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Re: Cross-compiling debian packages for arm - an automated way?

On Wed, Aug 14, 2013 at 03:54:07PM -0500, Bill Gatliff wrote:
> > I'm using SLIND with bitbake. SLIND is an implementation towards the
> > vision of Crush (but predates it), hacky at places, but it works.
> > Bitbake is the build system of OpenEmbedded.
> Would running debian-arm* under qemu work better?  Then you could go for
> native compilation...

Hmm, that's a good idea. At the time SLIND was started, this option was
not available. Today, it's a good alternative. Some issues would have to
be clarified (such as performance, using multiple cores, preparing a
rootfs, controlling the build process outside of qemu). The disadvantage
of the qemu approach is that it requires a Debian port for the target
architecture. With SLIND, one can cross-compile on any Debian host /
chroot. Some use cases:

* I can cross-build SLIND packages for arm-linux-gnu OABI target on
  wheezy i386. With qemu, I'd have to stick to lenny, since OABI has
  been discontinued. This would mean that you can't e.g. use a newer
  compiler (which you might want to due to new features or kernel).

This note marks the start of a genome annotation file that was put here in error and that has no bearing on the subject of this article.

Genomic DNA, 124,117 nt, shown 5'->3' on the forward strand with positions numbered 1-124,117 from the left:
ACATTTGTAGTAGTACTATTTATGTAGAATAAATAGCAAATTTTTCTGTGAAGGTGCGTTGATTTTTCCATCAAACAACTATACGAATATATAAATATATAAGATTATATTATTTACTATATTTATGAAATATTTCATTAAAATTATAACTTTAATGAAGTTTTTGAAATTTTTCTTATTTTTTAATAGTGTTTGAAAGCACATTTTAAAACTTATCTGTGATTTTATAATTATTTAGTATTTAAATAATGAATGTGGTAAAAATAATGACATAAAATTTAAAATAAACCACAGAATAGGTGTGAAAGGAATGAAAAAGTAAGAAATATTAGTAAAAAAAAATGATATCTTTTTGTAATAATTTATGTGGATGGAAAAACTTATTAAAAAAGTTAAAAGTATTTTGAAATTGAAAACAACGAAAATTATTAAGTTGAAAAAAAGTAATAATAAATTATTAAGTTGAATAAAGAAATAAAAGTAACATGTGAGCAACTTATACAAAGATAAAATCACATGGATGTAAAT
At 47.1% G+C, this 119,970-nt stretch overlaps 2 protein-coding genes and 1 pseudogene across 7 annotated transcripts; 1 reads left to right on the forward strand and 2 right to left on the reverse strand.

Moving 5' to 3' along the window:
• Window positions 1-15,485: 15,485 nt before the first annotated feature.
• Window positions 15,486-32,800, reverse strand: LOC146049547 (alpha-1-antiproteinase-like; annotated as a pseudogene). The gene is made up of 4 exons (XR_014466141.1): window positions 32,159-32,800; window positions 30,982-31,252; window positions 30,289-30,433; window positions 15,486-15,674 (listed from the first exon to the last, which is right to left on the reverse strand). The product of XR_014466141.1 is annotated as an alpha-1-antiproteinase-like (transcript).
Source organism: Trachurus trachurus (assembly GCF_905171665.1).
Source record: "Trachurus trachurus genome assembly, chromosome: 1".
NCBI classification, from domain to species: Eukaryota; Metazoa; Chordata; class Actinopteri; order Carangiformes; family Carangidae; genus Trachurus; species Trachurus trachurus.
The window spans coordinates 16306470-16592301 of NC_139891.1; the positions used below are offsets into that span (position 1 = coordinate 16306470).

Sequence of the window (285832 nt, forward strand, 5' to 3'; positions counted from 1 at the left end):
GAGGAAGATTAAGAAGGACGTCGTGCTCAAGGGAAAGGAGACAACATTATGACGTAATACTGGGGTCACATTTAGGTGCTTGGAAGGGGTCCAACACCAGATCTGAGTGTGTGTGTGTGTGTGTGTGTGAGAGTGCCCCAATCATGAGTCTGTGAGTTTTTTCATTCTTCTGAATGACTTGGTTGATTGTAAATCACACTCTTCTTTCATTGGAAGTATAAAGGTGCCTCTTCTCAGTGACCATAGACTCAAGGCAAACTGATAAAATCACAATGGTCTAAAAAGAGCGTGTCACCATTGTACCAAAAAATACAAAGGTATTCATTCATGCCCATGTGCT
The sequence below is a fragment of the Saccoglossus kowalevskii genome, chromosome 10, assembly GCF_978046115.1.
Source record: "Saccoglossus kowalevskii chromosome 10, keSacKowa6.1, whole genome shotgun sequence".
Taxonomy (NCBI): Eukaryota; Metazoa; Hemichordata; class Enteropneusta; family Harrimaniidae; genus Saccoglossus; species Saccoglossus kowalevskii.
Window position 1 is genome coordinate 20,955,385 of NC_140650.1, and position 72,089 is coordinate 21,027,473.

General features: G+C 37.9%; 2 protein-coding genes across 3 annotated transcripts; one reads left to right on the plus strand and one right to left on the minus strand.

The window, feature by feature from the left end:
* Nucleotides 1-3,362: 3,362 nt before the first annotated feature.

* I could cross-build SLIND packages for any target not supported by /
  deviating from Debian as long as I have a cross-compiler for it. This
  is practically not possible with qemu (unless you bootstrap that new
  port, which I wouldn't do).

* For an embedded target, you'll probably want to touch Debian packages
  anyway (dropping docs, reducing essentials, stripping perl, etc.).

  If you don't, buildd your Debian subset under qemu, and you are done
  for this time. If your installations live longer than Debian version /
  port, you'd have to maintain it yourself.

  If you do, you have to maintain your fork with either approach. So
  qemu would only save you building a cross-compiler -- but that is not
  that much effort with Debian.

So, it's a matter of bringing the target to Debian vs. bringing Debian
to the target. In general, I'd prefer the former. Given that Debian is
about tools, it helps a lot. For one-time projects, I could consider
qemu; however, OpenEmbedded would fit as well, or better. That said, I
rarely have one-time projects of that kind.

With kind regards,

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